Law enforcement officers in Los Angeles and Philadelphia are joining New York’s finest in calling for a boycott of filmmaker Quentin Tarantino’s motion pictures, following remarks he’d made at an anti-police rally where he referred to police as “murderers.”
The demonstration, initiated by RiseUpOctober, was held in Manhattan Saturday, four days after NYPD officer Randolph Holder, 33, was shot and killed in Harlem.
Carl Dix, one of the group’s organizers and a national spokesman for the Revolutionary Communist Party, USA, issued a statement protesting the boycott, according to The New York Times.
“It is aimed at sending a message, not just to Tarantino, but to anyone whose voice carries great weight in society,” said Dix, claiming the boycott was a means to intimidate protestors. “If you speak out, we will come after you, threaten your livelihood and attempt to scare you back into silence.”
Dix’s attempt at playing the victim is having little effect on police. Backlash to Tarantino’s remarks have followed the filmmaker to his own base of operations — Los Angeles.
“We fully support constructive dialogue about how police interact with citizens,” Craig Lally, president of the Los Angeles Police Protective League said in a statement, according to The Times. “But there is no place for inflammatory rhetoric that makes police officers even bigger targets than we already are.”
He added that the filmmaker “took irresponsibility to a new and completely unacceptable level this past weekend by referring to police as murderers during an anti-police march in New York. He made this statement just four days after a New York police officer was gunned down in the line of duty.
“And questioning everything we do threatens public safety by discouraging officers from putting themselves in positions where their legitimate actions could be falsely portrayed as thuggery.”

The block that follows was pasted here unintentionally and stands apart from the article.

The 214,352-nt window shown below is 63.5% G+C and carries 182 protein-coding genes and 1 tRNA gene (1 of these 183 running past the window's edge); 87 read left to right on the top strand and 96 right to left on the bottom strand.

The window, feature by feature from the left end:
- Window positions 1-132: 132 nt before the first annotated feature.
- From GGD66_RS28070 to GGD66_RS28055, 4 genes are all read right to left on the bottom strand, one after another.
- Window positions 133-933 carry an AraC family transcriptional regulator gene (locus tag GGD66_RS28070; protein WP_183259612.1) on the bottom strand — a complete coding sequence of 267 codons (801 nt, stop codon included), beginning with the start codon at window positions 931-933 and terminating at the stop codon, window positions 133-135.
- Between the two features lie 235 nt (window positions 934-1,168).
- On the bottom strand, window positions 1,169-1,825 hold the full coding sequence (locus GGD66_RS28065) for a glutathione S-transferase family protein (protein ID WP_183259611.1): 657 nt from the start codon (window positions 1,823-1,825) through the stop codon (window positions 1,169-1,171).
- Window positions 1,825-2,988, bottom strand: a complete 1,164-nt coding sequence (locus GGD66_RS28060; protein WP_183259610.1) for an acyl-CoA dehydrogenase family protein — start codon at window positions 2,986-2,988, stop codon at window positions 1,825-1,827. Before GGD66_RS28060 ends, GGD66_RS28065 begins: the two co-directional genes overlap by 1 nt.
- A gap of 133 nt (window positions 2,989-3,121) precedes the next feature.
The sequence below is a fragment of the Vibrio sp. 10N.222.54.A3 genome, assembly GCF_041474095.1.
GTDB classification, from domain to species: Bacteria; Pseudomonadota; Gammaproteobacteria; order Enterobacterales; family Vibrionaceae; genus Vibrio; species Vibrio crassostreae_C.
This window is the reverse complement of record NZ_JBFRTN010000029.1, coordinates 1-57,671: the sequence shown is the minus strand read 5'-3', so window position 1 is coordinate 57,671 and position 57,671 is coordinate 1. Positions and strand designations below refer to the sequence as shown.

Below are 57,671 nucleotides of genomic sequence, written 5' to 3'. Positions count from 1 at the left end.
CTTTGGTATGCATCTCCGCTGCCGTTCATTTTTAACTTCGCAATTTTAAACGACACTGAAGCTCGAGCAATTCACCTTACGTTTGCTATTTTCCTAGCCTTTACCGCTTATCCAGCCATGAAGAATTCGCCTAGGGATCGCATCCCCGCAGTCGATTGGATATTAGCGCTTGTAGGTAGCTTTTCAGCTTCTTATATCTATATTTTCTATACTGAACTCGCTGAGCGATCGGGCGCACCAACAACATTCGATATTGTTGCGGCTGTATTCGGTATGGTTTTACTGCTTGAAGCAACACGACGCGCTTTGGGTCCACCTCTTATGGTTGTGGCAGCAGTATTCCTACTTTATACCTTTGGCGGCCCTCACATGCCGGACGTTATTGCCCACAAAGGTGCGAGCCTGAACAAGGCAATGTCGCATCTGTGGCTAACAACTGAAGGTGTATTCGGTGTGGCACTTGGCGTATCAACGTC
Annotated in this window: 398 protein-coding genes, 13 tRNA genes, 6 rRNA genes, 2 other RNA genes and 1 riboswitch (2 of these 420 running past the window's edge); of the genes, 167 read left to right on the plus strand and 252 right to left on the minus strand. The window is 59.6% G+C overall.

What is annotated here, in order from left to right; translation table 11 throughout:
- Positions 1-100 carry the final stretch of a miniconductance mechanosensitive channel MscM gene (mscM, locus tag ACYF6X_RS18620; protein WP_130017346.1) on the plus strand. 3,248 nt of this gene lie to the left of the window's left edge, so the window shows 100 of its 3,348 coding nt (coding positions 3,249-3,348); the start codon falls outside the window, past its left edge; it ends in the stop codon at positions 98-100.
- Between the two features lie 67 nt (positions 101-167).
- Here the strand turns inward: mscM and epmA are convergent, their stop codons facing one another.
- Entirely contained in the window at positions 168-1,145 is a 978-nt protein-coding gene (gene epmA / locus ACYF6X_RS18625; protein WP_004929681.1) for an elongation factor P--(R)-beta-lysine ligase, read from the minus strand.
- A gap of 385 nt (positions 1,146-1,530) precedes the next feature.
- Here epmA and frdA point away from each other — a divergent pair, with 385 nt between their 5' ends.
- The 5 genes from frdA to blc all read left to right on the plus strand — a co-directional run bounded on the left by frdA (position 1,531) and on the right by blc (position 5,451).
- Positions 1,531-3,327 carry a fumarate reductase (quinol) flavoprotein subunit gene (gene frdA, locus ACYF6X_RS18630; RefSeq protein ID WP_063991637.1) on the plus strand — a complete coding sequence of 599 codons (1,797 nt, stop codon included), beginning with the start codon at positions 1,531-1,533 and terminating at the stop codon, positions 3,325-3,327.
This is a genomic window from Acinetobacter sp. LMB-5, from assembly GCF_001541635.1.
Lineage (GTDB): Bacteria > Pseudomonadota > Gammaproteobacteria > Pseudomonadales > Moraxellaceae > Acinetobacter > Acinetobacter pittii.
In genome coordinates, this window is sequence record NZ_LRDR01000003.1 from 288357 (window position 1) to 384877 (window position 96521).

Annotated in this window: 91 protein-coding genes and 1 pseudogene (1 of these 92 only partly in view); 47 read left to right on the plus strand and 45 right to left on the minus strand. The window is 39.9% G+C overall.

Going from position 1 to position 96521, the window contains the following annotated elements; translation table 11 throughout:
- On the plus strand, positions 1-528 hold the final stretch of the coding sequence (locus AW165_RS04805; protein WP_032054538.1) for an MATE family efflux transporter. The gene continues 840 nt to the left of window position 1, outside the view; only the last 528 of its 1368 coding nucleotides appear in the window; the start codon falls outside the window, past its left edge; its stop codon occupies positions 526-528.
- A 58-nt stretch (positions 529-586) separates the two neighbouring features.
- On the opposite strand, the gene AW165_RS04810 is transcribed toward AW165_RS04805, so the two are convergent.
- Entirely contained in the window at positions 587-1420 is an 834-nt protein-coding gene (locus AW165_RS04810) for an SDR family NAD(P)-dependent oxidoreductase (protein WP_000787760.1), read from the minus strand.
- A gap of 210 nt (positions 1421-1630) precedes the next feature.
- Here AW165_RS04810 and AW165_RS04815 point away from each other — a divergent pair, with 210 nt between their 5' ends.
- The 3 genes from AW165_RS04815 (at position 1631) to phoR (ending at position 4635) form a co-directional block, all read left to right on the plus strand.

On Wednesday, the day of Officer Holder’s funeral, John McNesby, president of the Philadelphia police union, announced that the union’s decision to join in the boycott.
“Mr. Tarantino has made a good living through his films, projecting into society at large violence and respect for criminals; he it turns out also hates cops,” he said.
Tarantino, known for such violence-centered films as “Reservoir Dogs” and “Pulp Fiction,” didn’t hold back on his rhetoric against police during Saturday’s demonstration.
“I’m a human being with a conscience,” Tarantino, who flew in from California for the event, said. “And if you believe there’s murder going on then you need to rise up and stand up against it. I’m here to say I’m on the side of the murdered.”
Reaction from Patrick Lynch, the president of the New York City Patrolmen’s Benevolent Association, wasn’t long in coming — he called for an outright boycott of Tarantino’s films.
New York City police commissioner William Bratton offered his own thoughts in a radio interview Monday.
“Shame on him, particularly at this time when we are grieving the murder of a New York City police officer,” Bratton said, according to The New York Times. “There are no words to describe the contempt I have for him and his comments at this particular time.”
Tarantino’s newest film is set to release Christmas Day.
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